Starwood Hotels & Resorts Worldwide signed more than 125 new hotel management and franchise deals in 2012, an increase of 13% compared with the previous year.
Around one fifth of the agreements entered in the year were conversions of existing properties, of which 12 opened during the period.
Despite ongoing macro-economic and geo-political uncertainty, Starwood opened 71 new hotels in 2012, representing around 18,500 rooms in 20 countries.
The hotel and leisure company plans to open its 125th hotel in China in 2013.
Starwood’s St. Regis brand opened hotels across the globe, including properties in Florida, Mauritius and Doha.
The Luxury Collection opened two hotels in the Blue Mountains in Australia, Metropole Palace in Serbia, and Twelve at Hengshan in Shanghai.
W Hotels witnessed strong growth with the brand’s launch in Paris, Bangkok and Singapore.
Starwood’s upper upscale brands Sheraton , Westin and Le Méridien also registered strong growth, with the opening of The Westin New York Grand Central in Manhattan and the addition of around 7,000 rooms in China.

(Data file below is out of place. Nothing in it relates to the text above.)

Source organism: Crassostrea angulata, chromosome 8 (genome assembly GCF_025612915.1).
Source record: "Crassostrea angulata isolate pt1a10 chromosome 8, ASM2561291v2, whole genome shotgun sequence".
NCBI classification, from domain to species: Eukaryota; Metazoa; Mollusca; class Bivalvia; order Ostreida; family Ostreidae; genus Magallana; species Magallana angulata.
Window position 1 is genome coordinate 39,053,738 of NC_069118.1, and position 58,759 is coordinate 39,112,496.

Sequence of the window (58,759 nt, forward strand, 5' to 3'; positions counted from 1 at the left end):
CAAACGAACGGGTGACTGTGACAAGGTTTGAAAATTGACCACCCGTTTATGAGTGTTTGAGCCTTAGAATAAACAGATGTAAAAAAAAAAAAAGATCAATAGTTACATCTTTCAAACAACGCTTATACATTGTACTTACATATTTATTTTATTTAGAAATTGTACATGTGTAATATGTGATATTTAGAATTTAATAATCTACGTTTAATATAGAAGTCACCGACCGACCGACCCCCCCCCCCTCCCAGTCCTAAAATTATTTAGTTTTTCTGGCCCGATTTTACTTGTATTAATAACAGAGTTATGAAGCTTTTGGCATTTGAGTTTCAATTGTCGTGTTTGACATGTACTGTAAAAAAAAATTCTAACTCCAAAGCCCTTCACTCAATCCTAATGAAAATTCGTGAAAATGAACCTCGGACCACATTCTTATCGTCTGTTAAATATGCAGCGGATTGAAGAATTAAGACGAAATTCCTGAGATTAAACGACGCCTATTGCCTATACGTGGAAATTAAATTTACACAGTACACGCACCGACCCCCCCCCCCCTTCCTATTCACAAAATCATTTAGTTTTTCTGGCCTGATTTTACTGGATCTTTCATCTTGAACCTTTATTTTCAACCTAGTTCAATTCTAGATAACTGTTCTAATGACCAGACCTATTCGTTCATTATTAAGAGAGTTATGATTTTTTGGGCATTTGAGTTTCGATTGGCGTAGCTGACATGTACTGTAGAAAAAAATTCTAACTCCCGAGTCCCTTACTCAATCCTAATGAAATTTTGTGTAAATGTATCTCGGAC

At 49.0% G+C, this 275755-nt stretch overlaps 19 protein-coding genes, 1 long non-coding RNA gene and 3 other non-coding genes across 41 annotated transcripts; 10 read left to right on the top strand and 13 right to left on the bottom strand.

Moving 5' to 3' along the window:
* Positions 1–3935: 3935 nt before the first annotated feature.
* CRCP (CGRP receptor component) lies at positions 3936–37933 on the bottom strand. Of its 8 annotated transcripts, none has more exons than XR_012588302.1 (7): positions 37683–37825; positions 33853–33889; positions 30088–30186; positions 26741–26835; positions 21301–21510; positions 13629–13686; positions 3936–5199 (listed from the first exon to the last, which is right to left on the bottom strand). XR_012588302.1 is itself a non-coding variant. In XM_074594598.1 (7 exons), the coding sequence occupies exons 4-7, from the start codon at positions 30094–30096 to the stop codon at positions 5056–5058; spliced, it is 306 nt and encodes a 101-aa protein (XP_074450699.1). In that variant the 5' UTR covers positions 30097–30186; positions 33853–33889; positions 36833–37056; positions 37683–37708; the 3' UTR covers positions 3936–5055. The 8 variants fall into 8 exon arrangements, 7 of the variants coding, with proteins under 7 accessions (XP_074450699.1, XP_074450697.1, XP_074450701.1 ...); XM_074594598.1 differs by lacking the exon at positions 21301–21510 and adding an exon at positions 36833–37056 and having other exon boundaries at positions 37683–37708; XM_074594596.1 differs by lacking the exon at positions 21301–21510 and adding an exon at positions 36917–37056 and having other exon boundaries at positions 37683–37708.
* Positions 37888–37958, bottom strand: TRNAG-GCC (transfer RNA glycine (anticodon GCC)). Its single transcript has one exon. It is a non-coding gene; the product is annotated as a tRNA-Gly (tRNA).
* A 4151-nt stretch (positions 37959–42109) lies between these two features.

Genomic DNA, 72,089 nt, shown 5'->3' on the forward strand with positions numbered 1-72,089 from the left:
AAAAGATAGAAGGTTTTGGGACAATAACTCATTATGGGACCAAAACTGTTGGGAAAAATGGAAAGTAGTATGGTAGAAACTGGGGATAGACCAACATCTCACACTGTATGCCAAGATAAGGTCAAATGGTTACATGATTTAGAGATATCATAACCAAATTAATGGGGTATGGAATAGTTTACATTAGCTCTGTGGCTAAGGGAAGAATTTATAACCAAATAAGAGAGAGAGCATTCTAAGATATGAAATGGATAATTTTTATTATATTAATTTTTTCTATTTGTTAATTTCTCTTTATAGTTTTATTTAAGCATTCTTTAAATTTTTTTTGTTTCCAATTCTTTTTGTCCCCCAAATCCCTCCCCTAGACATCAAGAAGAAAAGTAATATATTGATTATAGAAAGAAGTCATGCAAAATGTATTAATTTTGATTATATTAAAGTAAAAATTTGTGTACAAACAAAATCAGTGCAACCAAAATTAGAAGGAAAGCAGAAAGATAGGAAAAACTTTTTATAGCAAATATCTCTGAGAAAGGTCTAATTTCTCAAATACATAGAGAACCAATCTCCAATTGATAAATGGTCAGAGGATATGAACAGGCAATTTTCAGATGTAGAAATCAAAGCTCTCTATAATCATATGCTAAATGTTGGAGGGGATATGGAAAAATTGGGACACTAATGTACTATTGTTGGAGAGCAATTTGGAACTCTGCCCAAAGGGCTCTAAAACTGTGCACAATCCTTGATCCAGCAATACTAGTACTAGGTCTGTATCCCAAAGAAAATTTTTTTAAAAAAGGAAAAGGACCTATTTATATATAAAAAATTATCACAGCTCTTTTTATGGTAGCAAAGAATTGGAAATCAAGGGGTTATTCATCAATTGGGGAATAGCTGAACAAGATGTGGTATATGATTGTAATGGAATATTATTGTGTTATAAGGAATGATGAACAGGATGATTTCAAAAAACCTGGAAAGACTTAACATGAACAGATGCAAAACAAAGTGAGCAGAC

The Westin Lake Las Vegas, Le Méridien Arlington, The Westin Snowmass Resort, Sheraton Vitoria in Brazil and Le Méridien Mexico City in Mexico were also opened during the year.
Starwood opened the highest number of Four Points by Sheraton hotel rooms in over a decade in 2012.
Its mid-market brand Aloft also opened in new global markets, including Zhengzhou Zhengdong in China and San Jose in Costa Rica.
The Element brand debuted in South Florida with a new hotel at the Miami International Airport.
Starwood president and CEO Frits van Paasschen said that the company is well positioned to take advantage of the demand for new hotels created by rising wealth and a growing middle class population around the world.
"Our annual deal signings have increased progressively since 2009. Furthermore, the size of our overall cumulative pipeline and the quality of developers, projects and commercial terms are the finest they have ever been in the company’s history," he added.